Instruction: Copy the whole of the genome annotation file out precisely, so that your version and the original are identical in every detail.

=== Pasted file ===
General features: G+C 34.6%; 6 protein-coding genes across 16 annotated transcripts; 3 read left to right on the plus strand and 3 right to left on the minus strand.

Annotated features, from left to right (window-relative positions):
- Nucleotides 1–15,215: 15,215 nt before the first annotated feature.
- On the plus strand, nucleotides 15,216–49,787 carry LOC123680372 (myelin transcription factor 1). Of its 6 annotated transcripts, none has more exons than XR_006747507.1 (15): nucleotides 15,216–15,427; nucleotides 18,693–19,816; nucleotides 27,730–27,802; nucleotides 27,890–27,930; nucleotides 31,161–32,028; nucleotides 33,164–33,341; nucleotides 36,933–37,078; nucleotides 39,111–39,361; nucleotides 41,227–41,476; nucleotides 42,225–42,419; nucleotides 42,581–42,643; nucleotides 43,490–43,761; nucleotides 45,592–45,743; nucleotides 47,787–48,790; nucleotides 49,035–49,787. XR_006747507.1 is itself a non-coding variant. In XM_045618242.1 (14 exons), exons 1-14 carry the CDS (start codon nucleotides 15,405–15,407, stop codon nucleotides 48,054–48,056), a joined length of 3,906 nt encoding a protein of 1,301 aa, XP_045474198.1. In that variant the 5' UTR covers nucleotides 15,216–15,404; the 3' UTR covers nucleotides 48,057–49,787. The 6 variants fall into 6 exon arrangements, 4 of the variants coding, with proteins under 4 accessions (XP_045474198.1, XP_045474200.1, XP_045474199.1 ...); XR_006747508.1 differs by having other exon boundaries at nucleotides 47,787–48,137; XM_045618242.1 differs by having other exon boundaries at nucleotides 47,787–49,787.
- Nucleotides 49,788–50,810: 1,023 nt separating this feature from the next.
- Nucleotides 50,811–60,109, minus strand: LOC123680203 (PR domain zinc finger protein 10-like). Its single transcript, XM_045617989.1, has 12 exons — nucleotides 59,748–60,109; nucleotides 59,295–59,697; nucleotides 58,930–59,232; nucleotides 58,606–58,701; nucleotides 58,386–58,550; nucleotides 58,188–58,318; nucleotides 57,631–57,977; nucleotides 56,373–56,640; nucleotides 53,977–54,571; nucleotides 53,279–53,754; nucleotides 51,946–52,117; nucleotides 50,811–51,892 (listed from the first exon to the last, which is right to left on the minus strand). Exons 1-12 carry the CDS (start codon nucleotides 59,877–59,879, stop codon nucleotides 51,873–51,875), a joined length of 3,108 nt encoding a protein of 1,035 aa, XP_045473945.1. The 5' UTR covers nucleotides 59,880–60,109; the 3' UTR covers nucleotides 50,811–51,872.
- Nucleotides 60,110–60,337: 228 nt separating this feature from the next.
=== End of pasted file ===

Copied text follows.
General features: G+C 34.6%; 6 protein-coding genes across 16 annotated transcripts; 3 read left to right on the plus strand and 3 right to left on the minus strand.

Annotated features, from left to right (window-relative positions):
- Nucleotides 1–15,215: 15,215 nt before the first annotated feature.
- On the plus strand, nucleotides 15,216–49,787 carry LOC123680372 (myelin transcription factor 1). Of its 6 annotated transcripts, none has more exons than XR_006747507.1 (15): nucleotides 15,216–15,427; nucleotides 18,693–19,816; nucleotides 27,730–27,802; nucleotides 27,890–27,930; nucleotides 31,161–32,028; nucleotides 33,164–33,341; nucleotides 36,933–37,078; nucleotides 39,111–39,361; nucleotides 41,227–41,476; nucleotides 42,225–42,419; nucleotides 42,581–42,643; nucleotides 43,490–43,761; nucleotides 45,592–45,743; nucleotides 47,787–48,790; nucleotides 49,035–49,787. XR_006747507.1 is itself a non-coding variant. In XM_045618242.1 (14 exons), exons 1-14 carry the CDS (start codon nucleotides 15,405–15,407, stop codon nucleotides 48,054–48,056), a joined length of 3,906 nt encoding a protein of 1,301 aa, XP_045474198.1. In that variant the 5' UTR covers nucleotides 15,216–15,404; the 3' UTR covers nucleotides 48,057–49,787. The 6 variants fall into 6 exon arrangements, 4 of the variants coding, with proteins under 4 accessions (XP_045474198.1, XP_045474200.1, XP_045474199.1 ...); XR_006747508.1 differs by having other exon boundaries at nucleotides 47,787–48,137; XM_045618242.1 differs by having other exon boundaries at nucleotides 47,787–49,787.
- Nucleotides 49,788–50,810: 1,023 nt separating this feature from the next.
- Nucleotides 50,811–60,109, minus strand: LOC123680203 (PR domain zinc finger protein 10-like). Its single transcript, XM_045617989.1, has 12 exons — nucleotides 59,748–60,109; nucleotides 59,295–59,697; nucleotides 58,930–59,232; nucleotides 58,606–58,701; nucleotides 58,386–58,550; nucleotides 58,188–58,318; nucleotides 57,631–57,977; nucleotides 56,373–56,640; nucleotides 53,977–54,571; nucleotides 53,279–53,754; nucleotides 51,946–52,117; nucleotides 50,811–51,892 (listed from the first exon to the last, which is right to left on the minus strand). Exons 1-12 carry the CDS (start codon nucleotides 59,877–59,879, stop codon nucleotides 51,873–51,875), a joined length of 3,108 nt encoding a protein of 1,035 aa, XP_045473945.1. The 5' UTR covers nucleotides 59,880–60,109; the 3' UTR covers nucleotides 50,811–51,872.
- Nucleotides 60,110–60,337: 228 nt separating this feature from the next.